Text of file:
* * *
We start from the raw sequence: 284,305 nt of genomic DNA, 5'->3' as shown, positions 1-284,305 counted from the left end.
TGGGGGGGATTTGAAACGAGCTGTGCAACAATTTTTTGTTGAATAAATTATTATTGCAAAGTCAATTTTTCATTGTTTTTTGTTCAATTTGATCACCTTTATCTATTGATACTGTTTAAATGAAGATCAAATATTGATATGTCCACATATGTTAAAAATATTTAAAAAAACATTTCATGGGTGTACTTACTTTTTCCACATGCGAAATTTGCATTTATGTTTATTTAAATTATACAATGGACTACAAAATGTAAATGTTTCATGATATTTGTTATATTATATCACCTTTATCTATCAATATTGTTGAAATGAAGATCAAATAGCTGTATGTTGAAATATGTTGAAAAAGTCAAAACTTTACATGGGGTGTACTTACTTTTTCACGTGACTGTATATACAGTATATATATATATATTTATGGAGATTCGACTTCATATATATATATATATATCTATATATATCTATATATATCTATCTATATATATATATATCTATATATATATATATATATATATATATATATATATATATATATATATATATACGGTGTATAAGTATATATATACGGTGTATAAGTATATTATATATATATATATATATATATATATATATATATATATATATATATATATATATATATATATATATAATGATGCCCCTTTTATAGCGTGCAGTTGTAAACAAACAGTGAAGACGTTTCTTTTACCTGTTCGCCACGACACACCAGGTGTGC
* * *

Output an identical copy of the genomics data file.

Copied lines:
We start from the raw sequence: 284,305 nt of genomic DNA, 5'->3' as shown, positions 1-284,305 counted from the left end.
TGGGGGGGATTTGAAACGAGCTGTGCAACAATTTTTTGTTGAATAAATTATTATTGCAAAGTCAATTTTTCATTGTTTTTTGTTCAATTTGATCACCTTTATCTATTGATACTGTTTAAATGAAGATCAAATATTGATATGTCCACATATGTTAAAAATATTTAAAAAAACATTTCATGGGTGTACTTACTTTTTCCACATGCGAAATTTGCATTTATGTTTATTTAAATTATACAATGGACTACAAAATGTAAATGTTTCATGATATTTGTTATATTATATCACCTTTATCTATCAATATTGTTGAAATGAAGATCAAATAGCTGTATGTTGAAATATGTTGAAAAAGTCAAAACTTTACATGGGGTGTACTTACTTTTTCACGTGACTGTATATACAGTATATATATATATATTTATGGAGATTCGACTTCATATATATATATATATATCTATATATATCTATATATATCTATCTATATATATATATATCTATATATATATATATATATATATATATATATATATATATATATATATATATACGGTGTATAAGTATATATATACGGTGTATAAGTATATTATATATATATATATATATATATATATATATATATATATATATATATATATATATATATATATATATAATGATGCCCCTTTTATAGCGTGCAGTTGTAAACAAACAGTGAAGACGTTTCTTTTACCTGTTCGCCACGACACACCAGGTGTGC